Cracking The Code In France

We make a fascinating discovery about our France-based Director and Bletchley Park links

Photo of Greg Harvey
Mon, 2012-10-22 12:38By greg

In something of a bizarre and fascinating twist of fate, it so happens that I live next to (and used to live in) the little French town of Uzès, in the middle of the French garrigues, surrounded by wild hills, even wilder pigs and grape vines. Uzès is a town steeped in French history, being the second seat of the monarchy for centuries, but bringing things more up to date, we were amazed to discover a tie with our name and the work done at Bletchley Park cracking the famous Enigma code.

After the outbreak of World War II several Polish scientists, who were already working on the Enigma code publicly in Poland, were evacuated from Poland to France to continue their work. This they did, until France herself fell into Nazi hands and Vichy France was created, under a new government friendly to the Nazis (and while the 'Free French' government was exiled in London, under General de Gaulle). They initially fled the country to north Africa, but as things stabilised and it appeared the Nazis were going to largely stay out of Vichy France, the 'Free French' had them return to France to work on decoding enemy messages, in secret, in Uzès.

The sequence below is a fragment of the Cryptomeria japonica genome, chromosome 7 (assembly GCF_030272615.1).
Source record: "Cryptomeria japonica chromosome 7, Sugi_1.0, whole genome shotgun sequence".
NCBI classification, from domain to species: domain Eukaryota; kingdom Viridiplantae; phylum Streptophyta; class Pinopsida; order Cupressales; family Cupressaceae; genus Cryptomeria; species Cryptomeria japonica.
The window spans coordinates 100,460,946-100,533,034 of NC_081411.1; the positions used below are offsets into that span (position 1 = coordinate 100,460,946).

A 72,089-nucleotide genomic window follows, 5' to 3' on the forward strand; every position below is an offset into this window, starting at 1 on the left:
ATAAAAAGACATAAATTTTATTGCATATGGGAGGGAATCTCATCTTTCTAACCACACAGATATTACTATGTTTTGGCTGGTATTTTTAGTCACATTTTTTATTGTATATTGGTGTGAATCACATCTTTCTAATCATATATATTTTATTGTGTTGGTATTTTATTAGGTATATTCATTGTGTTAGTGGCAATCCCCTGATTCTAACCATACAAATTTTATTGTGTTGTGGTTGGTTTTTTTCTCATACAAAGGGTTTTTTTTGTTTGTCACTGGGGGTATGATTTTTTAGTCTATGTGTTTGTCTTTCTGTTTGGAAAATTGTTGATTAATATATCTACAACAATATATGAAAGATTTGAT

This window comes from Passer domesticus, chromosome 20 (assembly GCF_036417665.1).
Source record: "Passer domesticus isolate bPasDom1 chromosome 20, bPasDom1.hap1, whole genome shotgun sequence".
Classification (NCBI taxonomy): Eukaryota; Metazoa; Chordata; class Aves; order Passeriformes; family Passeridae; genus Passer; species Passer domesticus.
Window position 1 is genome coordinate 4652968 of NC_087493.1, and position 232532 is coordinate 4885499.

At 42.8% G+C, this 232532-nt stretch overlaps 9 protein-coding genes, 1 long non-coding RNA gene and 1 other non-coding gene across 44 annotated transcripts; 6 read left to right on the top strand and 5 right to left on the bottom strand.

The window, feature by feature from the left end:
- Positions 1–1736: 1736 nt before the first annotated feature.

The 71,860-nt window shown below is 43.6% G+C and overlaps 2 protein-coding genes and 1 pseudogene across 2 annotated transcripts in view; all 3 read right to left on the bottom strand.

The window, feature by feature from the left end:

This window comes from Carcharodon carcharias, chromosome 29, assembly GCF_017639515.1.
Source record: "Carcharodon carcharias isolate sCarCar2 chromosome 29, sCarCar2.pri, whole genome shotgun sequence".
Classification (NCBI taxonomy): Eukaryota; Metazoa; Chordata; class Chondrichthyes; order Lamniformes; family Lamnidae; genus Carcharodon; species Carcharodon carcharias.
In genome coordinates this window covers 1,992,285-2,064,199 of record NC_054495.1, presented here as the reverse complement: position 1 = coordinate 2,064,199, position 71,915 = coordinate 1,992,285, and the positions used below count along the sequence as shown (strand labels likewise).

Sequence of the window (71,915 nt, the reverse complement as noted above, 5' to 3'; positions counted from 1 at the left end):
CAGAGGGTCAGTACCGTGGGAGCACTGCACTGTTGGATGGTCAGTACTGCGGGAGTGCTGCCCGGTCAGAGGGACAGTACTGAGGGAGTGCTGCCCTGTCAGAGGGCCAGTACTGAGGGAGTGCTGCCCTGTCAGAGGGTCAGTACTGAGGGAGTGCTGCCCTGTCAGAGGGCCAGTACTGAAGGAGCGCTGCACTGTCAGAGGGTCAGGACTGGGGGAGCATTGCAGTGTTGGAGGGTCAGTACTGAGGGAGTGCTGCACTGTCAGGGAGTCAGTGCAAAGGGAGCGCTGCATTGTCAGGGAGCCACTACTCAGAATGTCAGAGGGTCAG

Based in Château des Fouzes, reporting to a French officer masquerading as a businessman who rented the property, they communicated directly with London via radio messages and, presumably, a lot of the work they did ended up at Bletchley Park on the desk of Alan Turing. (As an aside, the château was converted into luxury apartments and, knowing nothing of its history, my wife and I actually toyed with the idea of buying one of the apartments a year ago.)

They continued to do so until, fearing an Allied invasion from Africa, the Nazis ignored their treaty with Vichy France and invaded once more. On the hunt for spies, the German army began searching intensively for suspicious radio activity, so the operation was suspended and everyone involved fled the country, by various routes.

One of the more famous scientists to make it out was Marian Rejewski, whom you can read more about on this remarkably detailed Wikipedia page, if you feel so inclined:

So there you go. We have an office in Uzès to match our name's connections to Bletchley Park. All we need now is a UK office in Bletchley!